You don’t have to be living to have your identity stolen. Every year in America there’s 2.5 million cases of ID theft involving the deceased. And while your first reaction might be “So what, I’ll be dead and I won’t care”, you need to keep in mind that identity theft of the dead often significantly affects the living. How can this be prevented or at least, minimized?
Though it’s hard to do, closing down the decedent’s Facebook page will contribute to preventing ID theft.
Contact the Social Security Administration
This agency has a “death master file” of the SS numbers of deceased people that should be rendered inactive. This way a thief can’t use the number. Don’t wait for a funeral director to do this (though that’s their job); do it yourself for faster results.
When composing an obituary, people should post very little information. Crooks actually read these in search of a possible ID theft victim. The information to leave out includes names of survivors, complete addresses and professional history.
If a decedent’s identity has been hijacked, a survivor may begin receiving bills in that person’s name…and eventually, calls from collection agencies. “The problem isn’t so much financial — it’s emotional,” says Maria Cordeiro with the Chubb Group of Insurance Companies in an article from business-news.thestreet.com. You may have to be dragged through the pain of proving that your deceased loved-one is, in fact, no longer around.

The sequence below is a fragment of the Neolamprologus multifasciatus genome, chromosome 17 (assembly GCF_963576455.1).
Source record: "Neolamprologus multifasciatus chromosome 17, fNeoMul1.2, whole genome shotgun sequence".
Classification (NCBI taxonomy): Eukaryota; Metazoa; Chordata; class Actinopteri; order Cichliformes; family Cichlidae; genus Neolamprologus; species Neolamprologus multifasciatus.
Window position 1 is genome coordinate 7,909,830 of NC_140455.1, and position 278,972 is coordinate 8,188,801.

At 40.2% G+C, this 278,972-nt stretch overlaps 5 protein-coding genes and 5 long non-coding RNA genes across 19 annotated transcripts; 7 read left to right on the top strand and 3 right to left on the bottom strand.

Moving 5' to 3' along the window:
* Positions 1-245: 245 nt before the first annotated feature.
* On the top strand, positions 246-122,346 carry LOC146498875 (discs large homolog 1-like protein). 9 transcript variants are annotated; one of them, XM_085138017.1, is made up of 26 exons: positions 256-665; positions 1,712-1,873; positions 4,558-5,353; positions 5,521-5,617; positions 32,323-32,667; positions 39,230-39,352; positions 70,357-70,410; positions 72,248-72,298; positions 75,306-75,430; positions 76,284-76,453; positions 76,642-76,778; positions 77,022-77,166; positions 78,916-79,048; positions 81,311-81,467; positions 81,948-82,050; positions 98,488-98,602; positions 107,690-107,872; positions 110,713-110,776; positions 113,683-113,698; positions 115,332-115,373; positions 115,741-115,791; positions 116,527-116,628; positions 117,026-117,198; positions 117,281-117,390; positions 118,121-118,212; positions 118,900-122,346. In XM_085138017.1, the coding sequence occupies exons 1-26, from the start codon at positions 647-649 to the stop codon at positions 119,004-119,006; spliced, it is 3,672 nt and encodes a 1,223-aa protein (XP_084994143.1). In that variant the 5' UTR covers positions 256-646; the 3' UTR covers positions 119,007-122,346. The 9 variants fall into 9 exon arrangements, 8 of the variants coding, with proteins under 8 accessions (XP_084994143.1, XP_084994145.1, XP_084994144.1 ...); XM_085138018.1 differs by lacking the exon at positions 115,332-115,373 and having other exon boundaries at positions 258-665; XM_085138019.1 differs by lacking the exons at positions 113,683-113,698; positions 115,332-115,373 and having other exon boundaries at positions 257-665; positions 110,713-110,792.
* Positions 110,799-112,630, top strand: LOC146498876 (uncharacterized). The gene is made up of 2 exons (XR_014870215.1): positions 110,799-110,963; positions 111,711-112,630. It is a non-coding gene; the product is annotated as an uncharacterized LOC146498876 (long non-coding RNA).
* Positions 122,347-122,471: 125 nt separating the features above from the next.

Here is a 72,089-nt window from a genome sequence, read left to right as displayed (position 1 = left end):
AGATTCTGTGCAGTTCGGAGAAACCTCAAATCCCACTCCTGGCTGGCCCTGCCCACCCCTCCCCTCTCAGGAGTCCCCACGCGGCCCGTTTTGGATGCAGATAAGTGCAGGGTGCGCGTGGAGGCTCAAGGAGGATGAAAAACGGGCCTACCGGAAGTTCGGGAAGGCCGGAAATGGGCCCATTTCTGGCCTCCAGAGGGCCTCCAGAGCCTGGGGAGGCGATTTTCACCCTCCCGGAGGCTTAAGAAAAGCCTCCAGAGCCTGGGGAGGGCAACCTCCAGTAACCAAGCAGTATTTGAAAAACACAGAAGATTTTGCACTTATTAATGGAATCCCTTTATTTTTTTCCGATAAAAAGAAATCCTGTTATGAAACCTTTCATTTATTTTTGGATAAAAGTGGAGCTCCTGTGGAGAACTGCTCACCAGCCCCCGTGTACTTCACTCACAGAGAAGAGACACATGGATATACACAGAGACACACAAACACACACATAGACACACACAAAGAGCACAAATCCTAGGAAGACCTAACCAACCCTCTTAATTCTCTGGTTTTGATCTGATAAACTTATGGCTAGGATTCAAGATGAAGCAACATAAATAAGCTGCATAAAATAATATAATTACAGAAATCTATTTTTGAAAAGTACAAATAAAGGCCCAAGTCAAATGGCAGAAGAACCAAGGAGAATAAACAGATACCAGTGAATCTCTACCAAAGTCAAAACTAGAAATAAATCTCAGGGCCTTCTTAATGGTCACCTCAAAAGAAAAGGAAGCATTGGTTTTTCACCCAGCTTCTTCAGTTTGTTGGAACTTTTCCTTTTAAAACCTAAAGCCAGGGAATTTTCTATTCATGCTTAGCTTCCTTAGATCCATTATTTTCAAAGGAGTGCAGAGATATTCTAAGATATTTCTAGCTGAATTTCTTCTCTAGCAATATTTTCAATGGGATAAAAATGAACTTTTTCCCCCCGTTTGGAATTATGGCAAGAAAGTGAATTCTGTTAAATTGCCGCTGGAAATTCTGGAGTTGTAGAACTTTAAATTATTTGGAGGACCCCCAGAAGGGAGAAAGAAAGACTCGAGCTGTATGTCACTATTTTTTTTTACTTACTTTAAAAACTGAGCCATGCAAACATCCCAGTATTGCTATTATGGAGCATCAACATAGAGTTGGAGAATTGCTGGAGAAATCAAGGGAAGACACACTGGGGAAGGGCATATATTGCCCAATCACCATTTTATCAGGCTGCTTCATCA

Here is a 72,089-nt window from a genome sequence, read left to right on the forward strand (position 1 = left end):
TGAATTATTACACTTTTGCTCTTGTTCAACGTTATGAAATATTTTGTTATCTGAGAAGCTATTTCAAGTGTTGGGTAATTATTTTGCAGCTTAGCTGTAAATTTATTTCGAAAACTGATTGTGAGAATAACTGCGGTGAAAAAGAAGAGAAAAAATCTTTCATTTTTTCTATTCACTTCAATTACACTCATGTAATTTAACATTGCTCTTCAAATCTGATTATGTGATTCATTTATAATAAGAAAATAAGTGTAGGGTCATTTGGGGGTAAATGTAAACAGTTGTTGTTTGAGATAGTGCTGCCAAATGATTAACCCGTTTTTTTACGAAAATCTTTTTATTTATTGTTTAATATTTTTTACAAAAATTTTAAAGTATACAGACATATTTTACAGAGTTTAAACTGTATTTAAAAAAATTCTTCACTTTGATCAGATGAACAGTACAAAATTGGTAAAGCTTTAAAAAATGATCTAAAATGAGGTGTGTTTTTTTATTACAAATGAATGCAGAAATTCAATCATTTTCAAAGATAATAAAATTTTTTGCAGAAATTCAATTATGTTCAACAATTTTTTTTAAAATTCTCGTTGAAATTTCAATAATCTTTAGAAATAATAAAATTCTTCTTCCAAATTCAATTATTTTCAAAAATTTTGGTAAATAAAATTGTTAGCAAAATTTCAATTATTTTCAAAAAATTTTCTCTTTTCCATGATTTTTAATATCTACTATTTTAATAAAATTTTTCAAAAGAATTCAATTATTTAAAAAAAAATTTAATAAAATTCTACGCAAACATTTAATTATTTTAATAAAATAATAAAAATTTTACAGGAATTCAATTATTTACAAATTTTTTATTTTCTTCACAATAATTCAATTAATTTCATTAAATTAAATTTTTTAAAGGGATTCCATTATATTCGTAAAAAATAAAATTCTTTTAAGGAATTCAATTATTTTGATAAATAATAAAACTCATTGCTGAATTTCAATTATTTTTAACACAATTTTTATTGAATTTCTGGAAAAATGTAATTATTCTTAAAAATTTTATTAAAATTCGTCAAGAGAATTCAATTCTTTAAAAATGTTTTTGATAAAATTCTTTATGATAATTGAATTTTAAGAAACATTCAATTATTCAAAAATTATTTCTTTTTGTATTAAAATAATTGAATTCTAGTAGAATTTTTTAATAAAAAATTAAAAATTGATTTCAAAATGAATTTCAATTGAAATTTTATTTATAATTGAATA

How do you fix this problem?
- Get all the needed documentation together, because you’ll need to send it out to any entity that requires it for proof.
- Obtain a credit report prior to the person’s death. Of course, this works in cases of a diagnosed terminal condition versus accident. Once you have the person’s credit report, then six months after death, obtain another for comparison, says Cordeiro. The decedent’s name and SSN, six months later, should be in the death master file.
- Do some credit monitoring. This is easier than obtaining a credit report for someone who’s dead.
- Do a credit freeze. For a small fee, the credit report gets frozen shut, preventing a thief from opening a new account.